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When developing automation you may be faced with challenges that are simply too complicated or tedious to accomplish with Ansible alone. There may even be cases where you are told that "it can’t be automated." However, when you combine the abilities of Ansible and custom Python using the Pexpect module, then you are able to automate practically anything you can do on the command line. In this post we will discuss the basics of creating a custom Ansible module in Python.  

Here are a few examples of cases where you might need to create a custom module: 

  • Running command line programs that drop into a new shell or interactive interface. 

  • Processing complex data and returning a subset of specific data in a new format. 

  • Interacting with a database and returning data in a specific format for further Ansible processing.

For the purposes of this post we will focus on the first case. When writing a traditional Linux shell or Bash script it simply isn’t possible to continue your script when a command you run drops you into a new shell or new interactive interface. This might be seen when following installation instructions provided by some software publishers. For example, I have seen cases where you run a script that prepares a special KornShell environment where you then run other scripts from.

If these tools also provided a non-interactive mode or config/script input we would not need to do this. To overcome this situation we need to use Python with Pexpect. The native Ansible expect module provides a simple interface to this functionality and should be evaluated before writing a custom module. However, when you need more complex interactions, want specific data returned or want to provide a re-usable and simpler interface to an underlying program for others to consume, then custom development is warranted.  

In this guide I will talk about the requirements and steps needed to create your own library module. The source code with our example is located here and contains notes in the code as well. The Pexpect code is intentionally complex to demonstrate some use cases. Note that we've reviewed the code for accuracy but can't guarantee that it will work in all possible environments, future Python updates, and so forth. You can see the code on GitHub here:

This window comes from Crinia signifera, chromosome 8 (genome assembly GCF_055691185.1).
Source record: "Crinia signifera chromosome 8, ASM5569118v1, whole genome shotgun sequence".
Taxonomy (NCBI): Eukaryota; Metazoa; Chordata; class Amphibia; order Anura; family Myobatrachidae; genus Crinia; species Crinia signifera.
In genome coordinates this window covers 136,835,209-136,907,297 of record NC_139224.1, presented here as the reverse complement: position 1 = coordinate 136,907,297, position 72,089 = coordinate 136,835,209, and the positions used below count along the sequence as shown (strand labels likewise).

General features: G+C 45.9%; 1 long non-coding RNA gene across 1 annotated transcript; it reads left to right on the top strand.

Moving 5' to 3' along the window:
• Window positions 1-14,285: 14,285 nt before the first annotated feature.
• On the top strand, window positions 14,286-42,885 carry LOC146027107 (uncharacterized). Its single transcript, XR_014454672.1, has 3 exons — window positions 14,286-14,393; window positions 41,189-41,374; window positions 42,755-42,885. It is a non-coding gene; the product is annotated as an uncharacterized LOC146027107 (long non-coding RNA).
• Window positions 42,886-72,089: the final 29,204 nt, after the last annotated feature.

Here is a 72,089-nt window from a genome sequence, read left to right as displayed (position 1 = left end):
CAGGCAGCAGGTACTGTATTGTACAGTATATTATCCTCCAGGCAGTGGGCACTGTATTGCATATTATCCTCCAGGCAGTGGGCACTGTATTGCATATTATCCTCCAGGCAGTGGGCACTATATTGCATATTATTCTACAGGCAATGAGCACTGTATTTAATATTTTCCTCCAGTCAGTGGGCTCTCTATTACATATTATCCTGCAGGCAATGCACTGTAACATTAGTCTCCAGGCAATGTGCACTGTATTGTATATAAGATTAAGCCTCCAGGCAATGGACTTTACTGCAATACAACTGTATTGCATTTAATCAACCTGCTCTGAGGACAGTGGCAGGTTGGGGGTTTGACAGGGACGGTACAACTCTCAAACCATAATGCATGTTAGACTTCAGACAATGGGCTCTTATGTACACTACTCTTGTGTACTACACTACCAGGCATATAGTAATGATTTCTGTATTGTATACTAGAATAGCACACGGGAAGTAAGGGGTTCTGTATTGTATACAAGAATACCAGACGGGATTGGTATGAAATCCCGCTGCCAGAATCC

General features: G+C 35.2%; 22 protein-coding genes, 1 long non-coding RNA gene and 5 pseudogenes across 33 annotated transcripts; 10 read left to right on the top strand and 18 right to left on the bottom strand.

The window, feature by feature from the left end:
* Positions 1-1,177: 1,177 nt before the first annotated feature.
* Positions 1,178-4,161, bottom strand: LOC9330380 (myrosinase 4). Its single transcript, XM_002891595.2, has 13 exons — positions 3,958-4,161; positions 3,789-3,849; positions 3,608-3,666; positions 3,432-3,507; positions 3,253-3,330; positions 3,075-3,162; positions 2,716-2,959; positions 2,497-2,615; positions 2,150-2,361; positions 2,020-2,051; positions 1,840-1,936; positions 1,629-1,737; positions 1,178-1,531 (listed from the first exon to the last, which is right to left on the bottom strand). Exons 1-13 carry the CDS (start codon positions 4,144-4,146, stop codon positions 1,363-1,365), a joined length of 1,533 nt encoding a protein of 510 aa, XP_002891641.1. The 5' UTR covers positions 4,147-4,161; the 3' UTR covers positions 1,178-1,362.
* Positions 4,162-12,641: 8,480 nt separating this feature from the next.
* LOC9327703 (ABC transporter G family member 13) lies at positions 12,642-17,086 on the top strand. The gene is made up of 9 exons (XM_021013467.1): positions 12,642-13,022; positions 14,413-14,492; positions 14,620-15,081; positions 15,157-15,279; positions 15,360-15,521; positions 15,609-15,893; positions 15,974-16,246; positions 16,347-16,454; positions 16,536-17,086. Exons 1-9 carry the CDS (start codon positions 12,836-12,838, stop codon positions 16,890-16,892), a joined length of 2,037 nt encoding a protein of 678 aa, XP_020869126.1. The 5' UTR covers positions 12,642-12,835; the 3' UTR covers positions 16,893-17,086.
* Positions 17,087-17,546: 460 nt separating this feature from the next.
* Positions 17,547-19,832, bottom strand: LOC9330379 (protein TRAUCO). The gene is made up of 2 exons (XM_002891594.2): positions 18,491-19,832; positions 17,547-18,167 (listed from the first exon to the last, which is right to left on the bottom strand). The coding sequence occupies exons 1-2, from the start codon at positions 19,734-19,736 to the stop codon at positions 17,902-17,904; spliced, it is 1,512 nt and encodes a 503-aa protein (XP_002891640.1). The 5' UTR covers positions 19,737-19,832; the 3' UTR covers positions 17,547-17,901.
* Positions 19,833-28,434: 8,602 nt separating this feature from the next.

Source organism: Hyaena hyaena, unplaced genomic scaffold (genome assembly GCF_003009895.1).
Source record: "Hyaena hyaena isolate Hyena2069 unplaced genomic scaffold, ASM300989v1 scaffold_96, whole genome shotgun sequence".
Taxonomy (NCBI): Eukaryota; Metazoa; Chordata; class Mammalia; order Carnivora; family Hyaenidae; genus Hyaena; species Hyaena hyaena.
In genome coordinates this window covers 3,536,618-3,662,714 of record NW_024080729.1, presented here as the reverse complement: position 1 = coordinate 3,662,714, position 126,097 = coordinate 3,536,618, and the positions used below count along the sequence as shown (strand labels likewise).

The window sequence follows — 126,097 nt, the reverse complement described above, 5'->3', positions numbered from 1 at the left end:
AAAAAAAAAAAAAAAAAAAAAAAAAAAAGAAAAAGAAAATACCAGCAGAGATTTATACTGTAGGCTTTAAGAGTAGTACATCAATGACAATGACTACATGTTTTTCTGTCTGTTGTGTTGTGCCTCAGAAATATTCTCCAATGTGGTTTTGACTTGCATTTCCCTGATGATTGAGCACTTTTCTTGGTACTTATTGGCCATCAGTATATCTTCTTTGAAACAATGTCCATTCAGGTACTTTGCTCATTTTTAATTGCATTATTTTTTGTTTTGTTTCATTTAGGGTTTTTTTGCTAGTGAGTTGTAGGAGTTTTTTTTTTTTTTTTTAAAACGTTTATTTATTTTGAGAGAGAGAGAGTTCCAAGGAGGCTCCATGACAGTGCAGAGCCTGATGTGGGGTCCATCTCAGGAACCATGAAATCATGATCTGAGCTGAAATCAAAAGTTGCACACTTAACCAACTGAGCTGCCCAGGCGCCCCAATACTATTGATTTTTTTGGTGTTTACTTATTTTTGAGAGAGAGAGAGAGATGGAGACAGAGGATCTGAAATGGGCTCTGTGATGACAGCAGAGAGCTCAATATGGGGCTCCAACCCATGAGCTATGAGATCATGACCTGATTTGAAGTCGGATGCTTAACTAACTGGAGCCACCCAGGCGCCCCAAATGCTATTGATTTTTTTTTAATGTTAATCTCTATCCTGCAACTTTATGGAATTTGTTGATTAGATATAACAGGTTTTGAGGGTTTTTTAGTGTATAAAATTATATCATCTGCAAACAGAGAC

In order to create a module you need to put your new mymodule.py file somewhere in the Ansible module library path, typically the library directory next to your playbook or library inside your role. As you can see in the repo above the modules are in a directory named "library" next to the playbook and will automatically be seen by ansible at runtime. You should also be careful not to name your module in a way that could conflict with the standard library. I would suggest adding your company name as a prefix like we have.

It’s also important to note that Ansible library modules run on eachtarget host, so if you want to use the Ansible "expect" module or make a custom module with Pexpect in it then you will need to install the Python Pexpect module on the remote host before running the module. In the playbook.yaml file in the main directory of the repo you can see that we automatically check and install this for the virtual machine. (Note: the Pexpect version provided in RHEL/CentOS repo RPMs may be older and might not support the Ansible "expect" module, check the version and if it is older install it via pip instead for the latest version. Python >= 2.6 and Pexpect >= 3.3 are required, see the module page here.) 

Information on the library path is located in Adding modules and plugins locally — Ansible Documentation. 

Your example.py file needs to be a standard file with a Python shebang header and it also must import the Ansible module. Here is a bare minimum amount of code needed for an Ansible module. 

#!/usr/bin/env python 
from ansible.module_utils.basic import AnsibleModule 
module = AnsibleModule(argument_spec=dict(mysetting=dict(required=False, type='str'))) 
try: 
return_value = "mysetting value is: {0}".format(module.params['mysetting']) 
except: